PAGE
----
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Users of Ubuntu are generally told not to use root prompts, but instead to use sudo to gain necessary authorisation to accomplish adminstrative tasks.
Your steps pass a web-downloaded script directly to a root bash shell. Not something I'd recommend a user do under any circumstances, especially your target audience of home users.
Please could you modify/update your steps to use a more sane set of tasks as non-root.
Alan, I agree, running most things as root is a very poor idea. However, with the exception of the actual download of the bootstrap script, each of the things done in the bootstrap script (adding GPG keys to the apt keyring, adding apt sources.list lines) and each of the things that happen thereafter (installing packages, getting system hardware inventory, running update_firmware) _do_ require root privileges. So yes, it could be re-written:
$ wget -q -O - http://linux.dell.com/repo/firmware/bootstrap.cgi > bootstrap.sh(very carefully read bootstrap.sh)
$ sudo bash bootstrap.sh$ sudo aptitude install firmware-addon-dell$ sudo aptitude install $(sudo bootstrap_firmware -a)$ sudo update_firmware
but I'm not sure that's any prettier.
Good to have these tools in Ubuntu!
However the packages are not perfectly tailored for a deb based system:
With a little polishing though inclusion in hardy should not be a problem and Dell will be even more appreciated from Ubuntu users.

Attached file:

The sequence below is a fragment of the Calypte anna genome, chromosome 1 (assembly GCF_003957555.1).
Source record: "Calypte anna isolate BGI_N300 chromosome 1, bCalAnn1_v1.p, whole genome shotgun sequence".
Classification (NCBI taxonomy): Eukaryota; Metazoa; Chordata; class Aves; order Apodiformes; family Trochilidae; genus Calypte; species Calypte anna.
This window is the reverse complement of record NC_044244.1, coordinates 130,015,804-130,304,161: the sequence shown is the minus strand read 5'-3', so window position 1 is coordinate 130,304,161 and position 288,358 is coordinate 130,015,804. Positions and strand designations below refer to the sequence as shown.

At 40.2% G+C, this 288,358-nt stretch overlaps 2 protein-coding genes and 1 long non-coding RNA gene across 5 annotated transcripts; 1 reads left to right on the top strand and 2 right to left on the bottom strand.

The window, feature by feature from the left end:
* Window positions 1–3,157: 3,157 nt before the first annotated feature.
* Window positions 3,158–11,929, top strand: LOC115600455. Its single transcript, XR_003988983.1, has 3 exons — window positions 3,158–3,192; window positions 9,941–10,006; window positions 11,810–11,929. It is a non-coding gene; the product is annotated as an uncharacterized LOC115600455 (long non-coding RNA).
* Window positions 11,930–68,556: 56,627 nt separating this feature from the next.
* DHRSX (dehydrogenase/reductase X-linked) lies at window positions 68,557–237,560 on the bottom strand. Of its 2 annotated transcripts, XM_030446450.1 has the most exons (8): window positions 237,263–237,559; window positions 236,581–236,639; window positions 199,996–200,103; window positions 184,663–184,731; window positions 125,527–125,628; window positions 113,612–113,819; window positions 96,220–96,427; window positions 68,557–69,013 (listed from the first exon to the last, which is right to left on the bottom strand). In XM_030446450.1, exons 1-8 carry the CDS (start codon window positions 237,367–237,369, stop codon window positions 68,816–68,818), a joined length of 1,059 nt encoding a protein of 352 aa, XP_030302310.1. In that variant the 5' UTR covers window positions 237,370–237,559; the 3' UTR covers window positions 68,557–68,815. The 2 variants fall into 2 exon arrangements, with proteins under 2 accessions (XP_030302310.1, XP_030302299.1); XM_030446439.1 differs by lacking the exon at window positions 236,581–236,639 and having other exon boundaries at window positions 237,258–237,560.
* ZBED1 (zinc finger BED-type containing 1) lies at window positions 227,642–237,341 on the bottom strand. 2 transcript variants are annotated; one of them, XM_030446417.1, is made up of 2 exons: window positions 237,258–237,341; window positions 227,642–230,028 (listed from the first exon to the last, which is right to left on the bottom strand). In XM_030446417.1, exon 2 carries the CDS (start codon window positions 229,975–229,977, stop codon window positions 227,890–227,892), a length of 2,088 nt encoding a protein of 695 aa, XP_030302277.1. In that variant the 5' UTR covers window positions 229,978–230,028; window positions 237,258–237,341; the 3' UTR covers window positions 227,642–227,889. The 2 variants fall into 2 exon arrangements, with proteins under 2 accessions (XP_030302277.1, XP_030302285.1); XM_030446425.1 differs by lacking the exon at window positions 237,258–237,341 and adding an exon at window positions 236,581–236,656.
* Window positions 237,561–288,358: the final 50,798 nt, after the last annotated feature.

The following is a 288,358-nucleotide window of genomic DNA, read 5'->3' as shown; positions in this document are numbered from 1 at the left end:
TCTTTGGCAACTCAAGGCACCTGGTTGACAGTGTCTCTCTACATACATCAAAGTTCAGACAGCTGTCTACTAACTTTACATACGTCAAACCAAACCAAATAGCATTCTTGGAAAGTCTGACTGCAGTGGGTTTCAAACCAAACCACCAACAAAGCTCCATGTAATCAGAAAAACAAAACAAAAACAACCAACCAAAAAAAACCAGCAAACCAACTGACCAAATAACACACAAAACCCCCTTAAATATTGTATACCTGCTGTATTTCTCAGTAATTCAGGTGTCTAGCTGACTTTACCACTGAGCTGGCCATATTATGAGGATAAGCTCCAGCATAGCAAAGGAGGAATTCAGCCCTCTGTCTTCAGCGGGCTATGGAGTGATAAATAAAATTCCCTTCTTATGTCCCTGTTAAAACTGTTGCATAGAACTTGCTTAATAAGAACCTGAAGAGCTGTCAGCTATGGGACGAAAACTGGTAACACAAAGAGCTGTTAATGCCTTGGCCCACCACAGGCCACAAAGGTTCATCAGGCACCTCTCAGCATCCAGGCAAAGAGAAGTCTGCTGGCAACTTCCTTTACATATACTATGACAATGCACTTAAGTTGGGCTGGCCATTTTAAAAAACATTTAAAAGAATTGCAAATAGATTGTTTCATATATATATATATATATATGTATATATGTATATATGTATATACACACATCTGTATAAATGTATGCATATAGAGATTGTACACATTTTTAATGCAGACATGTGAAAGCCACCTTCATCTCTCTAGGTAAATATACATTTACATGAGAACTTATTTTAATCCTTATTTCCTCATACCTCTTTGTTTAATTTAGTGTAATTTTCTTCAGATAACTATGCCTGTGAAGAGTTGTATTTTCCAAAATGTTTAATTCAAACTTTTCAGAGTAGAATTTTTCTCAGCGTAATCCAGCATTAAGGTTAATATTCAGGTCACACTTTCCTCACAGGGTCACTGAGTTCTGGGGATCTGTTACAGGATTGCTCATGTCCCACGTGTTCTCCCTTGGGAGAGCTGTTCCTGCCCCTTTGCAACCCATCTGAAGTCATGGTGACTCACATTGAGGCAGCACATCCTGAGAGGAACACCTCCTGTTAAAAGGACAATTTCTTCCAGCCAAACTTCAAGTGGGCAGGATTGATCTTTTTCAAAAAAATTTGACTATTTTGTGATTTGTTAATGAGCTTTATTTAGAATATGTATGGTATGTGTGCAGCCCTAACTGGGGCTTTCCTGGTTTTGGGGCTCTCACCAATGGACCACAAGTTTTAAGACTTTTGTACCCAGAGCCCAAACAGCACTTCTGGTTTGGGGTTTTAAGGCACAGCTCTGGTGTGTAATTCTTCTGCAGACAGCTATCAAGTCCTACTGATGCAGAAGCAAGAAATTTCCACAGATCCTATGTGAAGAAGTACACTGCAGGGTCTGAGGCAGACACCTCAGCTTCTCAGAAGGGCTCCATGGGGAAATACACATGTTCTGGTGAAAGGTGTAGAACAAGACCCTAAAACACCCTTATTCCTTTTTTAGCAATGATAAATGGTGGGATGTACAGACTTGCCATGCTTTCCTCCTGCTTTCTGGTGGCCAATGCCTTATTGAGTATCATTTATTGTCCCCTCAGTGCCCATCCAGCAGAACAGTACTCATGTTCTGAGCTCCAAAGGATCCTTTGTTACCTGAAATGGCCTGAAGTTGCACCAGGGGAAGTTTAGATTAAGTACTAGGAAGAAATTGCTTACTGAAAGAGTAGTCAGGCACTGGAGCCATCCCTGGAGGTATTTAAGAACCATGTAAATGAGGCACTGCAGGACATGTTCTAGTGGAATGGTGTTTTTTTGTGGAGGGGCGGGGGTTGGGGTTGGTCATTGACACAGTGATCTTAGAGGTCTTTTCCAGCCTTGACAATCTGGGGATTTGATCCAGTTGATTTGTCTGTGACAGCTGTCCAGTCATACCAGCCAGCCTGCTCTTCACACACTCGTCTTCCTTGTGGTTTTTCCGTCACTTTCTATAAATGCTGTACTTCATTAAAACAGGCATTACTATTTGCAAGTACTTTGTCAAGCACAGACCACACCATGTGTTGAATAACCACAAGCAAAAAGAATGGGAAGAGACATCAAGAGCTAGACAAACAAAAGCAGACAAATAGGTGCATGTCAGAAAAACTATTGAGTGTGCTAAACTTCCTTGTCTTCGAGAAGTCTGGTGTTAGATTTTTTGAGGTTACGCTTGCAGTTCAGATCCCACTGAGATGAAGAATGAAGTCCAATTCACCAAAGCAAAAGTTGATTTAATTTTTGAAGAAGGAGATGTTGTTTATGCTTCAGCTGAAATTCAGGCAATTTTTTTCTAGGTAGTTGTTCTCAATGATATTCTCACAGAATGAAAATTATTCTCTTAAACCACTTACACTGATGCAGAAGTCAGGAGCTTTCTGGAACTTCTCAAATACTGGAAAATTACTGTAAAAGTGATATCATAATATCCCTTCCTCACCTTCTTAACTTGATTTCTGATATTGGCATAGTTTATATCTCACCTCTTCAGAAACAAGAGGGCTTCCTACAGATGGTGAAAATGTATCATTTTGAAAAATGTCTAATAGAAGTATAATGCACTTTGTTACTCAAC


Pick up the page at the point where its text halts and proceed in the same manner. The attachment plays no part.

The yum / rpm related files, which look for rpmrc, implement a handy version comparison function that works for BIOS versions as well as RPM versions. It can probably be replaced, which would eliminate those dependencies and messages. Patches welcome. GIT repository at http://linux.dell.com/git/firmware-tools.git/
Good point about the GUI. It's a new feature, so we need to add a .desktop file for it. Thanks for the reminder.
@pabs: thanks for owning a Dell laptop. The BIOS images posted for Dell systems are not open source, though it's been requested many times. Do you not trust the system you have now (for whichever definitions of trust you wish to use)? If so, how would these updates be any different?
It's taken a while to get all the packages building for the Ubuntu versions we do support. I suspect I'll get even more feedback on the packaging now that they're available, and I simply haven't taken the time to build the packages for Debian. I have every reason to believe they will build there. And yes, I would love to see these included in Debian and Ubuntu both, just as they are included in Fedora.
As for duplicating apt/dpkg and yum/rpm, no, in fact we don't do that at all. We use dpkg/rpm packaging to provide the tools and payload files in an easily-consumable format, and apt/yum for package management. The goal is to fit cleanly into these existing tools, absolutely not duplicate them.
Good to see you have Debian packages too, even though you didn't mention it. Will you be including firmware-tools and firmware-addon-dell in Debian?